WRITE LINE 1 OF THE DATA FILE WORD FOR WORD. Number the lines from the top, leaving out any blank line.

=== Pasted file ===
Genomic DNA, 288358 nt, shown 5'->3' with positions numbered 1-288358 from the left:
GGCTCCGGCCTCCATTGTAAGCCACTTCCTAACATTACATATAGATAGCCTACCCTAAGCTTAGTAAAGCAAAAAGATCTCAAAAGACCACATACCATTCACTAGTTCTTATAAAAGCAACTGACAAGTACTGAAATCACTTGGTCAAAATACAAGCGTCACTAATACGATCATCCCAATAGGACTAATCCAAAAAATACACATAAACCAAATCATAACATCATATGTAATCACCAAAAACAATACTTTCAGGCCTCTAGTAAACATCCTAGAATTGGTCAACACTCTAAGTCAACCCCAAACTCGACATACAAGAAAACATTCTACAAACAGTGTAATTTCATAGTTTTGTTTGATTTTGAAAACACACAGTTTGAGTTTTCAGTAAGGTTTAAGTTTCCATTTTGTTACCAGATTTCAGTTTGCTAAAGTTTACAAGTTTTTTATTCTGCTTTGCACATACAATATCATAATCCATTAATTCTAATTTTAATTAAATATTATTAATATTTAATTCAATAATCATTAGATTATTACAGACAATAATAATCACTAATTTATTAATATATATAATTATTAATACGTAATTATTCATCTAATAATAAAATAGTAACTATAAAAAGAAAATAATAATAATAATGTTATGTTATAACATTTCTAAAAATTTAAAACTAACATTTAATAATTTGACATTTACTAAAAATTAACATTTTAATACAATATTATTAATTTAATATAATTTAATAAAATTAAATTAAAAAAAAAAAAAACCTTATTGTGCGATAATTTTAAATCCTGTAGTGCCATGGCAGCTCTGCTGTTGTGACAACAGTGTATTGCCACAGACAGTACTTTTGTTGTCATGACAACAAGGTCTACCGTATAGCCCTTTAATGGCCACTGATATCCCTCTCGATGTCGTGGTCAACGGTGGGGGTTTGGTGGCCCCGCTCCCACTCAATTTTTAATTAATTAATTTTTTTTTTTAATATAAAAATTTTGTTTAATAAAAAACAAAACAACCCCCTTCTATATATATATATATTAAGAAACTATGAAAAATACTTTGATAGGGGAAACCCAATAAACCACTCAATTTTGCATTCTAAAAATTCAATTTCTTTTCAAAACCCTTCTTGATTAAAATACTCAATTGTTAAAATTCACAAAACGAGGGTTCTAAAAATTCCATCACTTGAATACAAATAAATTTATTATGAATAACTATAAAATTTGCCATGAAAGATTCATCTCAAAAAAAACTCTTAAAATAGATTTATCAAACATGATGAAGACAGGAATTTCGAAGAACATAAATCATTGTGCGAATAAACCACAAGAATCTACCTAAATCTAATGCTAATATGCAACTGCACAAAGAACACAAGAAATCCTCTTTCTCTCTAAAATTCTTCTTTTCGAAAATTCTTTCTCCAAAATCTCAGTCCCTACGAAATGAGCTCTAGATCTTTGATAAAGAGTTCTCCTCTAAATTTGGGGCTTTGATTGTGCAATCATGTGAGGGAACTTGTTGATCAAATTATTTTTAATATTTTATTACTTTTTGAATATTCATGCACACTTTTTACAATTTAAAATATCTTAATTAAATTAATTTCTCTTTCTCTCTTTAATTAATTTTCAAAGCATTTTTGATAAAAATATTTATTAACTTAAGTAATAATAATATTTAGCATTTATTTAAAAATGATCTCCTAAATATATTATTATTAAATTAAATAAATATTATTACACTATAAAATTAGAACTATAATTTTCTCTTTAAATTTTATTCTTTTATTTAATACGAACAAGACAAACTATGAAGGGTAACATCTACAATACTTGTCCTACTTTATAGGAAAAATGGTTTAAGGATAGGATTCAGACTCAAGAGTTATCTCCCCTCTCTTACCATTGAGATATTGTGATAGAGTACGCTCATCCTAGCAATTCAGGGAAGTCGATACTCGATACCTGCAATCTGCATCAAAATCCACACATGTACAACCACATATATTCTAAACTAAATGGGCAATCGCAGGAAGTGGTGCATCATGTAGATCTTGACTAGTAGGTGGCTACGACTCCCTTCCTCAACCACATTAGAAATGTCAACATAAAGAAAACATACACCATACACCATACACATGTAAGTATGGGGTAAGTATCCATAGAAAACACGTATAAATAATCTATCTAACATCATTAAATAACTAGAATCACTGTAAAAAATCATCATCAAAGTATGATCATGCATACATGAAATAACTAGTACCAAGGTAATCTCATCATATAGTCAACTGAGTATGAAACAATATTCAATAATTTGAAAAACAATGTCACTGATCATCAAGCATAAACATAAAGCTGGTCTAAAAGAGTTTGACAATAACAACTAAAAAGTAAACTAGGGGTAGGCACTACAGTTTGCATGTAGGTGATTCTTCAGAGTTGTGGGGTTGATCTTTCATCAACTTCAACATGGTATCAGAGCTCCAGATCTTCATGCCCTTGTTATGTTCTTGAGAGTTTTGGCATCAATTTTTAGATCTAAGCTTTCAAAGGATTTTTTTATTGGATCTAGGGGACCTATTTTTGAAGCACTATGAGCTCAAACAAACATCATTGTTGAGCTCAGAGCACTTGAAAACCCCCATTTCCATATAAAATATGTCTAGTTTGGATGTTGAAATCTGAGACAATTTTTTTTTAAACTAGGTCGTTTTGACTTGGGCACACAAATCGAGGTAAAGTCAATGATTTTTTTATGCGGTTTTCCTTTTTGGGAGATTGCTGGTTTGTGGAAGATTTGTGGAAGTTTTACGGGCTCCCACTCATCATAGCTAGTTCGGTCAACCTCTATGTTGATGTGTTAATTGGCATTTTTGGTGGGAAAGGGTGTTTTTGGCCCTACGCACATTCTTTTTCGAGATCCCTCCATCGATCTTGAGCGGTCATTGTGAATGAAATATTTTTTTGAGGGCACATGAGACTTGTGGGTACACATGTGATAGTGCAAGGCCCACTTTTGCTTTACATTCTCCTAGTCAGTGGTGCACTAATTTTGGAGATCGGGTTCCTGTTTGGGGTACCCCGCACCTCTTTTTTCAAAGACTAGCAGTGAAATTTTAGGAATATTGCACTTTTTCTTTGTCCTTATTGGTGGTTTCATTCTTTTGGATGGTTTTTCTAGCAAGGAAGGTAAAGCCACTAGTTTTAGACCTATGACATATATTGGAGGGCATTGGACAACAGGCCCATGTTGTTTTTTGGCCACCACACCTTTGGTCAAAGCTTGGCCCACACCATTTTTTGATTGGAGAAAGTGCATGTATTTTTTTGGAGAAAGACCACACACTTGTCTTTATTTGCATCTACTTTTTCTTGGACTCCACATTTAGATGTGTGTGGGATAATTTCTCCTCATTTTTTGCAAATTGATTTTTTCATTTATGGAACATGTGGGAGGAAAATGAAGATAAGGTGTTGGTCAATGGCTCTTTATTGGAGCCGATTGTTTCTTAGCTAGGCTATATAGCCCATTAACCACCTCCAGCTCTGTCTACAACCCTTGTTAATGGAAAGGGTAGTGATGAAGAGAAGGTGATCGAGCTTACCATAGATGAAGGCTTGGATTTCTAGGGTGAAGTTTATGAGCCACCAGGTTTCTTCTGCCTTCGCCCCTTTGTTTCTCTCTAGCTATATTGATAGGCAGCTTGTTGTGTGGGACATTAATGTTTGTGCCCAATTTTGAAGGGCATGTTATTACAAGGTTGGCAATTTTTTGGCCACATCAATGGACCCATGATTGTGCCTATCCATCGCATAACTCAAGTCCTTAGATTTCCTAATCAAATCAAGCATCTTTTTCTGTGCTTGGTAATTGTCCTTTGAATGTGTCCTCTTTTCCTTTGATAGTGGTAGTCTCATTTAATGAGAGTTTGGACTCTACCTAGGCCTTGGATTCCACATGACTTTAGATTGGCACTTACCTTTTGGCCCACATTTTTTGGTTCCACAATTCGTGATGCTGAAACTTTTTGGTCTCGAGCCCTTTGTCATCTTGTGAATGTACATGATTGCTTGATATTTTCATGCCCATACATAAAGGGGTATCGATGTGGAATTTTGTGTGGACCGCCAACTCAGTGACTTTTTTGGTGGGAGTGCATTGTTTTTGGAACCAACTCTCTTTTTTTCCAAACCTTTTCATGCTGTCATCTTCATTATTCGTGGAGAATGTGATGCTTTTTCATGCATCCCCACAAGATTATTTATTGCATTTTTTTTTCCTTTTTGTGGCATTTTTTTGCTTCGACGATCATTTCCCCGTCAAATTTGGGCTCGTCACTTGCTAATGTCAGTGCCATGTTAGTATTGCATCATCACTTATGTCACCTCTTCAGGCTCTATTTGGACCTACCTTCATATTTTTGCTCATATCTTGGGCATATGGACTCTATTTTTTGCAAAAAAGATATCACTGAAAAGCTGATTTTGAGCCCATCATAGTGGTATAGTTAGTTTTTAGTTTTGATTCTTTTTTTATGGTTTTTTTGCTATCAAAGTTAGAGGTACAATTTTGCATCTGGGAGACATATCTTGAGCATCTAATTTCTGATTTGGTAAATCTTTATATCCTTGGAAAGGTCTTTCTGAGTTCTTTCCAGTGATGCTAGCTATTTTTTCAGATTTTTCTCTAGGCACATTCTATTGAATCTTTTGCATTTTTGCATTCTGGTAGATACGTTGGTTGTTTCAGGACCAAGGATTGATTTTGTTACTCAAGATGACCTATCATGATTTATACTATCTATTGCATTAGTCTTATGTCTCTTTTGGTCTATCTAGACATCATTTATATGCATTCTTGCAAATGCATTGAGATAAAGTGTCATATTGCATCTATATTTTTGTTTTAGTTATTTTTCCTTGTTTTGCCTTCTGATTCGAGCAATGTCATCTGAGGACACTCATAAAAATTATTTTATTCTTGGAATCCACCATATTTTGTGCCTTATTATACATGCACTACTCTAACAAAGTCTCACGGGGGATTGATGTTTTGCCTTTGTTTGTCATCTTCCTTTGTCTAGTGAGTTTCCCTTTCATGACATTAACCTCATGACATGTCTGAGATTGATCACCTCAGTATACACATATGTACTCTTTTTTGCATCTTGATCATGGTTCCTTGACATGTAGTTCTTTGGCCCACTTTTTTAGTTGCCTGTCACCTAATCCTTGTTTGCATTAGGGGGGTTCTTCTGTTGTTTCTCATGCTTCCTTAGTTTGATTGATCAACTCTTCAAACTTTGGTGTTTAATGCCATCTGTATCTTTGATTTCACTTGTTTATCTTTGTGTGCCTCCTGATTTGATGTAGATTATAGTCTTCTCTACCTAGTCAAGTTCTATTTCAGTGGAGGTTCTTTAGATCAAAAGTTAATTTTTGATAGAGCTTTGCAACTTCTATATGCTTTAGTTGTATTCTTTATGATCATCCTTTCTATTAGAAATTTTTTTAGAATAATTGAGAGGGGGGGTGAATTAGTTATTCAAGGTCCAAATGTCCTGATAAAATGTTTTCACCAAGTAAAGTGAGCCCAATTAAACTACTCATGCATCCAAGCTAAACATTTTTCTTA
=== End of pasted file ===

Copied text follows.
Genomic DNA, 288358 nt, shown 5'->3' with positions numbered 1-288358 from the left: